Corey Montella


With a background in robotics, machine learning, and systems design, I strive to make technology easier for people to use through natural and intuitive interfaces. I derive my experience from projects include making autonomous assistive technology accessible for wheelchair users, making navigation and control algorithms easier to develop through reinforcement learning, and bringing programming to non-programmers through innovative language design.


Expected 2018

Lehigh University — Bethlehem, Pennsylvania

December 2009

Carnegie Mellon University — Pittsburgh, Pennsylvania


January 2015 - February 2018

Software Engineer — Kodowa, Inc.


Built a programming language designed to bring the power of computation to everyone — not by making everyone a programmer but by finding a better way for us to interact with computers. On the surface, Eve is an environment a little like Excel that allows you to "program" simply by moving columns and rows around in tables. Under the covers it's a powerful database, a temporal logic language, and a flexible IDE that allows you to build anything from a simple website to complex algorithms.

August 2010 - January 2015

Research Assistant — Lehigh University

I was part of a team of robotics researchers at Lehigh University, headed by Professor John Spletzer, where we studied mobile autonomous systems and applied robotics. My research was focused on outdoor mobile robots, including a smart autonomous wheelchair and a gliding autonomous aerial vehicle.

January 2013 - January 2015

Laboratory Assistant — Lehigh University

This course focused on algorithms employed in mobile robotics for navigation, sensing, and estimation. Topics included common sensor systems, motion planning, robust estimation, Bayesian estimation techniques, Kalman and Particle filters, localization and mapping. My duties included directing and preparing weekly laboratory sessions, during which students used educational robot platforms to test concepts in control, computer vision, and localization.

August 2010 - May 2011

Teaching Assistant — Lehigh University

This course was a survey of computing for students in engineering and the sciences. The course covered basic programming concepts, structures and algorithms, and their applications to solving scientific problems. My duties included teaching two recitation session a week, holding weekly office hours, proctoring exams, and grading exams and homework.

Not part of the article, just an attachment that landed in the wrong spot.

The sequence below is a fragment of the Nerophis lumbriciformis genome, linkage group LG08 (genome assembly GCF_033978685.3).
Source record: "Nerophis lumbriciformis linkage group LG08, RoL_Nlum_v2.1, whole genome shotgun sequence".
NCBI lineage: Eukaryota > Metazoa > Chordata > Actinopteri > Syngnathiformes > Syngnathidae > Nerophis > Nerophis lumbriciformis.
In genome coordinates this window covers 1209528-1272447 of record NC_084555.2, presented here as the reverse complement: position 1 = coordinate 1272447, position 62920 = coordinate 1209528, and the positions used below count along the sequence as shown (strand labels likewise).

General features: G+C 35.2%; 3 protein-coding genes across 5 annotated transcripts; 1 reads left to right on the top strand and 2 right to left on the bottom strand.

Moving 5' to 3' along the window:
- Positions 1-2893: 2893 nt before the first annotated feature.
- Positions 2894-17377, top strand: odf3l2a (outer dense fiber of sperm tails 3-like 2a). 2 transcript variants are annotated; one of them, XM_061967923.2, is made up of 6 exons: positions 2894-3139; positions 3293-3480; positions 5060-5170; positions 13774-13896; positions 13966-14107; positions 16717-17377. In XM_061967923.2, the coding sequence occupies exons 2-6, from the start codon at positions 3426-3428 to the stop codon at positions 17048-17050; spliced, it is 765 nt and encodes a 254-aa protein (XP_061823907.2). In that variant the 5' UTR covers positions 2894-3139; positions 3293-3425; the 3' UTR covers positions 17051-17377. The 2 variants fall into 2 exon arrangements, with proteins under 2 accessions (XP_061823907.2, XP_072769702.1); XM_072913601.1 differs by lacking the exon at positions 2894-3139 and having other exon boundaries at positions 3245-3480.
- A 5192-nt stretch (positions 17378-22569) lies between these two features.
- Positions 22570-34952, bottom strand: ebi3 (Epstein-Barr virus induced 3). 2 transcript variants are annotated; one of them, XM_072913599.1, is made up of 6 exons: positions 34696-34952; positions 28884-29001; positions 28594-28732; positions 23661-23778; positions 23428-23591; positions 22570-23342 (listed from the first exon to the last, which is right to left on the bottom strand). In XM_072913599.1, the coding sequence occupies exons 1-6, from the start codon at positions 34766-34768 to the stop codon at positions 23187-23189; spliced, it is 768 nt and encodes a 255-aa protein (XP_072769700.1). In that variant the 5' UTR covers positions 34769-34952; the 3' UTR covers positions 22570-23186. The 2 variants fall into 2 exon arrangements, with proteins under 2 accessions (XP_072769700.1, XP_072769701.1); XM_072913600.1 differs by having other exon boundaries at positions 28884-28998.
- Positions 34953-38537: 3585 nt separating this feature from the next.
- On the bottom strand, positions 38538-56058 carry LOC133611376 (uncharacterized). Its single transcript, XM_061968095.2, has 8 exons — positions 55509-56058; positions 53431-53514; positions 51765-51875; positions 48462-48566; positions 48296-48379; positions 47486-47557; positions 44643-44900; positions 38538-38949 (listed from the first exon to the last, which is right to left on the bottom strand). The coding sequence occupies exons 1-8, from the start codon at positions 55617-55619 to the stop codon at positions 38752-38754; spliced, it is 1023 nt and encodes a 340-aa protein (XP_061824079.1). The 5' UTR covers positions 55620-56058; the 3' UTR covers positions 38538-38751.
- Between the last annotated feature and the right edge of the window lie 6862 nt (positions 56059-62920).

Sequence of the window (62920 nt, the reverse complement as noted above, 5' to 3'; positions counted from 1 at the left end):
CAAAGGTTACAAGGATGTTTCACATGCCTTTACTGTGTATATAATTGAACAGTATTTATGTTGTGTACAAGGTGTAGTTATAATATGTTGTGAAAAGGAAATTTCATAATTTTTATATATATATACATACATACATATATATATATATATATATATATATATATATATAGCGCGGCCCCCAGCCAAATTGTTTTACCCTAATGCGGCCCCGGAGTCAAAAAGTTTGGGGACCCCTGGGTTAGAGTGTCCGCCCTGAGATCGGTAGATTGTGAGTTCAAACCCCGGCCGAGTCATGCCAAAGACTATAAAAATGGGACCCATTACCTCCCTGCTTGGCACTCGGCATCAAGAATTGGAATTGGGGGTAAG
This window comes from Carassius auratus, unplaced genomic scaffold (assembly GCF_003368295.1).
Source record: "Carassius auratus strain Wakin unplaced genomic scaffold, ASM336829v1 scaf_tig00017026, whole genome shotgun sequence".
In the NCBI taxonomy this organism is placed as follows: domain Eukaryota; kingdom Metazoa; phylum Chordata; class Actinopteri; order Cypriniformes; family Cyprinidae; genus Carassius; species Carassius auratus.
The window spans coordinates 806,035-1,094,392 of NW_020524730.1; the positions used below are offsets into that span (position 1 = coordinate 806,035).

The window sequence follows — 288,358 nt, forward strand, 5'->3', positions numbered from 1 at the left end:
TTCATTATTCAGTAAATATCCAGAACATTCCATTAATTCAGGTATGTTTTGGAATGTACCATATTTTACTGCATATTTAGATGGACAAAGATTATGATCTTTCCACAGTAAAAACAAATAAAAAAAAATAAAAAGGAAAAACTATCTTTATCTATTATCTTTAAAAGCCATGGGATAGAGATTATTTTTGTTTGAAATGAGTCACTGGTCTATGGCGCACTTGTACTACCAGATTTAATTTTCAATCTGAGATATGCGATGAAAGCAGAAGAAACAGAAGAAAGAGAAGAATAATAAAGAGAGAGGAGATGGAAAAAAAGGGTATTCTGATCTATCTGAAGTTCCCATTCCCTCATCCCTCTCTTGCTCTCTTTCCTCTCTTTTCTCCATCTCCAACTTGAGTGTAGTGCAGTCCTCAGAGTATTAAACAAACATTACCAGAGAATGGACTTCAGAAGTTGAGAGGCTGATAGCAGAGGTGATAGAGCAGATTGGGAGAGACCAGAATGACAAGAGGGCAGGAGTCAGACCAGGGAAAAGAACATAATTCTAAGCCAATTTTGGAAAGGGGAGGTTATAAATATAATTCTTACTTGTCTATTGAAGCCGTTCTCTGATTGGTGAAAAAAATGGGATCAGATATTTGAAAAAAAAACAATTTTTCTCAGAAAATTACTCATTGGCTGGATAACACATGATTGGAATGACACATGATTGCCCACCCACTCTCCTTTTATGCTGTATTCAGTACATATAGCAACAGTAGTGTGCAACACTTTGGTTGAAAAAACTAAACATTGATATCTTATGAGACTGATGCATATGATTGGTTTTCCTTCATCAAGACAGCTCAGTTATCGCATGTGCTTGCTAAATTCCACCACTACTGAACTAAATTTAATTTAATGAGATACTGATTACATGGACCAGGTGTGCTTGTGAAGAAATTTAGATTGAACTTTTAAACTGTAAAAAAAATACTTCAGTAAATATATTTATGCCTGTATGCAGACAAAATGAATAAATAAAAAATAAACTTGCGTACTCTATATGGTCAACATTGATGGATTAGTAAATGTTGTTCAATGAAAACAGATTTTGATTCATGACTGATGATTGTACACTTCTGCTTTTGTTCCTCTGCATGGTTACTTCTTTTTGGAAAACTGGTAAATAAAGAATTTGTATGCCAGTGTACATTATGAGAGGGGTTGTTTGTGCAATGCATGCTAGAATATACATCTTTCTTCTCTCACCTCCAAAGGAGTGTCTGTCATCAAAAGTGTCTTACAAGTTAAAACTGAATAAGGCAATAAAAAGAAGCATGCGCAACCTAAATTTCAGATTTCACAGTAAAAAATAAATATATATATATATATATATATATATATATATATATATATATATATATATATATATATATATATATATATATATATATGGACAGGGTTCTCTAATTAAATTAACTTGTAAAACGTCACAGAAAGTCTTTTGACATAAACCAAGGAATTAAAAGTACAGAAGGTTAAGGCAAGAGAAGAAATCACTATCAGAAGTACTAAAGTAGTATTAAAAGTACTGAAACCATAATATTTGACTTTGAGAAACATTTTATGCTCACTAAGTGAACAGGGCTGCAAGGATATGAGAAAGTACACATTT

January 2015 - Present

Eve — Kodowa, Inc.

I am currently part of a 4-person Engineering team building Eve, a new programming language based on Datalog and Functional Reactive Programming. It is a general-purpose, data-centric, and interactive language. Picture a relational spreadsheet with I/O. As the team is small, I've had my hand in aspects including language design and semantics, IDE development, and natural language processing.

April 2011 - Present

Perpetual Autonomous Flight in UAVs — Lehigh University

Dynamic soaring is a technique whereby horizontal wind that varies in strength or direction is used to support flight. Seabirds like albatrosses are known to travel hundreds of kilometers in a single day utilizing dynamic soaring. We are investigating the possibility of using dynamic soaring techniques and solar power to generate perpetual flight of an Unmanned Aerial Vehicle (UAV) in the jet stream. My role in the project includes: systems integration between the aircraft, autopilot, and on-board computer; software integration between wind mapper, local planner, global planner, and hardware; optimal trajectory generation; and motion planning.

January 2011 - January 2015

Smart Wheelchair System — Lehigh University

The autonomous wheelchair project is an effort to create a robust robotic wheelchair capable of navigating outdoor urban environments. My role in the project is to facilitate accurate and reliable localization and navigation. Localization is achieved through a combination of 2D and 3D LIDARs used to track salient features such as light poles and parking meters.

Autumn 2009

Gait Learning for Bipedal Robots — Carnegie Mellon University

Developed a machine learning technique for the Aldebaran Nao humanoid robot to learn correct gaits for bipedal locomotion. Gathered ground truth training data for both good and bad walks. Trained a nearest neighbors classifier to predict the next best pose based on learned gaits to construct a new, unique walk.


Journal Publications

Refereed Conference Preceedings

Refereed Workshops





Media Coverage

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Honors and Awards